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8. Generosity Encouraged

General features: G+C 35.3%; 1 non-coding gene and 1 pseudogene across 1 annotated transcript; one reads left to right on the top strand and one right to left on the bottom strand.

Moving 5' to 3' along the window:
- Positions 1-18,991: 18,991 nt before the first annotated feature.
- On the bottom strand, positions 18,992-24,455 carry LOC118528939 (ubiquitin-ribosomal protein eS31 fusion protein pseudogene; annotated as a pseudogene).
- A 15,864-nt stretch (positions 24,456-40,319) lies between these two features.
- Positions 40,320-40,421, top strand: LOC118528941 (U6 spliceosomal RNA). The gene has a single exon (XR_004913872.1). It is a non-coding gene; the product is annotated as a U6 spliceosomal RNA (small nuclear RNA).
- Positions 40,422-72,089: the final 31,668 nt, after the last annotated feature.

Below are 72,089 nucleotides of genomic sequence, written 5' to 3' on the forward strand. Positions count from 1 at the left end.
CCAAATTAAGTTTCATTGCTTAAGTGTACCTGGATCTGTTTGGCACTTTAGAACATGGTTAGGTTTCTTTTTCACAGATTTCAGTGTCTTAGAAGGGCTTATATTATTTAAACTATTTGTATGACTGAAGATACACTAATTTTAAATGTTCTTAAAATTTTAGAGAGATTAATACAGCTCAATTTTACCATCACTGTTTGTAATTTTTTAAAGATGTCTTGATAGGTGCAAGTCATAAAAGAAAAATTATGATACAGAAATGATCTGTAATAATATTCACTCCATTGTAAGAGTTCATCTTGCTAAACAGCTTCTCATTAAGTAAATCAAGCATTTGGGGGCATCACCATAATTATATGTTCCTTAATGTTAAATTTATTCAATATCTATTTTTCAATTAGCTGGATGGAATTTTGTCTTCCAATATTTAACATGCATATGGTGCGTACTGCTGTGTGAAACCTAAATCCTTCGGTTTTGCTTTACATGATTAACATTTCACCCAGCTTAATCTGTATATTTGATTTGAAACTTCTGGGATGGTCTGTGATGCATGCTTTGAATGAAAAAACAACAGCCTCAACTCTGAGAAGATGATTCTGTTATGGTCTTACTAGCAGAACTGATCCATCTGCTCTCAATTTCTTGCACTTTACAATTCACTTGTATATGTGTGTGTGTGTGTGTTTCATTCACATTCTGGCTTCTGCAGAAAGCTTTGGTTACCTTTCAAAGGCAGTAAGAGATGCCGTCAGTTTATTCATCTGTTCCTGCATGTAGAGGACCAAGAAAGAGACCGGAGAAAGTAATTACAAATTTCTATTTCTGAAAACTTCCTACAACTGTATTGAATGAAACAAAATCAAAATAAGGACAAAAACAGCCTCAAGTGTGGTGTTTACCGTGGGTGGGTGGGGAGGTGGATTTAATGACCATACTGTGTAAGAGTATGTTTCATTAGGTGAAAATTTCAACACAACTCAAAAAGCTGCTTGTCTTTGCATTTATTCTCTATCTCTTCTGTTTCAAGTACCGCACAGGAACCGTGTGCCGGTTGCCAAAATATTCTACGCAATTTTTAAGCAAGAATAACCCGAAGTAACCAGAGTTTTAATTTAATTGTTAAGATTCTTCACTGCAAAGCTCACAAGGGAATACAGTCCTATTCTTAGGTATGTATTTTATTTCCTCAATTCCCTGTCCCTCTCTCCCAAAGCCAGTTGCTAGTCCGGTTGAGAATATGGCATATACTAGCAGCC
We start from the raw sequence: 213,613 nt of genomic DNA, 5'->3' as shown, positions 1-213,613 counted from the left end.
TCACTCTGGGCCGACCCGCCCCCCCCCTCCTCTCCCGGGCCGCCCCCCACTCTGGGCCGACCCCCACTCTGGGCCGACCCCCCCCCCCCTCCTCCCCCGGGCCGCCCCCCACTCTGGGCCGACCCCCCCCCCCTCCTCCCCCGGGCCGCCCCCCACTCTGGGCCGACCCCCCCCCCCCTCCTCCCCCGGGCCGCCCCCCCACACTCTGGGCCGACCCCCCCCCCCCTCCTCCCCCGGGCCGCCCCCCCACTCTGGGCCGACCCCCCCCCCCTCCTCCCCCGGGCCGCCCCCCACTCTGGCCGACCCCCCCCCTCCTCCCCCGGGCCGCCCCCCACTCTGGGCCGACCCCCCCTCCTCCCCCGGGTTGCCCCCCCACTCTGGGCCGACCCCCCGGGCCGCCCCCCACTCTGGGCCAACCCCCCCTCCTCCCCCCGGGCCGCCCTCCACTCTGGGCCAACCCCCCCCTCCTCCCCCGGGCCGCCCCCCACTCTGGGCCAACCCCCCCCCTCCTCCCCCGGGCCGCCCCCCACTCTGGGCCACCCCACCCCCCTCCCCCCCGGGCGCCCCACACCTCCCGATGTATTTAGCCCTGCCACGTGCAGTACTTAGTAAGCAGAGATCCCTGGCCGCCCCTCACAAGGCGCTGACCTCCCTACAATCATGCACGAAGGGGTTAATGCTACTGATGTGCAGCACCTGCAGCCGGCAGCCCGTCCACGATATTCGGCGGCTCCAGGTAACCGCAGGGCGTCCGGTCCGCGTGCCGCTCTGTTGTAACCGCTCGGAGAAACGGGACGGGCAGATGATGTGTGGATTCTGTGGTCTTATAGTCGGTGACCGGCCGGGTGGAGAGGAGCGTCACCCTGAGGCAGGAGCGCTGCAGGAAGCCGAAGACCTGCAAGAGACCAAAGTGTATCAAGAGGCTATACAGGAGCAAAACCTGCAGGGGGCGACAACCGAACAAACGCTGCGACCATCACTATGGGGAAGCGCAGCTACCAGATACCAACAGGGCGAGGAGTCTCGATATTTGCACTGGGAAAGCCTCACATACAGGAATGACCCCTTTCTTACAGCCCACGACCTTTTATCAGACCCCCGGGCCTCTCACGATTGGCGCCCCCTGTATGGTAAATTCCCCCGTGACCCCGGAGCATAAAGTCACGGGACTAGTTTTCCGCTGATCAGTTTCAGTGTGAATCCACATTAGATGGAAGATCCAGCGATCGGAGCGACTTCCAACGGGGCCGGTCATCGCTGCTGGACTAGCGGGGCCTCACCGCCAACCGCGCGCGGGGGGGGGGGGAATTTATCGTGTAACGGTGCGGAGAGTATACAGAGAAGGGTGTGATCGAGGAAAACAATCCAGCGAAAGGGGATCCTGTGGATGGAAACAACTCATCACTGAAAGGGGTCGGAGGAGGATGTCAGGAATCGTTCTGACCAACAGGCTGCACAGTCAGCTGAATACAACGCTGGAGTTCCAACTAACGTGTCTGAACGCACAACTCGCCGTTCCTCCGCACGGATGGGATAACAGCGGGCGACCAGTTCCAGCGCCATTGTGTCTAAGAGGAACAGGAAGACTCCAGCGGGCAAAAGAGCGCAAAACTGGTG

Moreover, brethren, we do you to wit of the grace of God bestowed on the churches of Macedonia; 2How that in a great trial of affliction the abundance of their joy and their deep poverty abounded unto the riches of their liberality. 3For to their power, I bear record, yea, and beyond their power they were willing of themselves; 4Praying us with much intreaty that we would receive the gift, and take upon us the fellowship of the ministering to the saints. 5And this they did, not as we hoped, but first gave their own selves to the Lord, and unto us by the will of God. 6Insomuch that we desired Titus, that as he had begun, so he would also finish in you the same grace also. 7Therefore, as ye abound in every thing, in faith, and utterance, and knowledge, and in all diligence, and in your love to us, see that ye abound in this grace also. 8I speak not by commandment, but by occasion of the forwardness of others, and to prove the sincerity of your love. 9For ye know the grace of our Lord Jesus Christ, that, though he was rich, yet for your sakes he became poor, that ye through his poverty might be rich. 10And herein I give my advice: for this is expedient for you, who have begun before, not only to do, but also to be forward a year ago. 11Now therefore perform the doing of it; that as there was a readiness to will, so there may be a performance also out of that which ye have. 12For if there be first a willing mind, it is accepted according to that a man hath, and not according to that he hath not. 13For I mean not that other men be eased, and ye burdened: 14But by an equality, that now at this time your abundance may be a supply for their want, that their abundance also may be a supply for your want: that there may be equality: 15As it is written, He that had gathered much had nothing over; and he that had gathered little had no lack. 16But thanks be to God, which put the same earnest care into the heart of Titus for you. 17For indeed he accepted the exhortation; but being more forward, of his own accord he went unto you. 18And we have sent with him the brother, whose praise is in the gospel throughout all the churches; 19And not that only, but who was also chosen of the churches to travel with us with this grace, which is administered by us to the glory of the same Lord, and declaration of your ready mind: 20Avoiding this, that no man should blame us in this abundance which is administered by us: 21Providing for honest things, not only in the sight of the Lord, but also in the sight of men. 22And we have sent with them our brother, whom we have oftentimes proved diligent in many things, but now much more diligent, upon the great confidence which I have in you. 23Whether any do enquire of Titus, he is my partner and fellowhelper concerning you: or our brethren be enquired of, they are the messengers of the churches, and the glory of Christ. 24Wherefore shew ye to them, and before the churches, the proof of your love, and of our boasting on your behalf.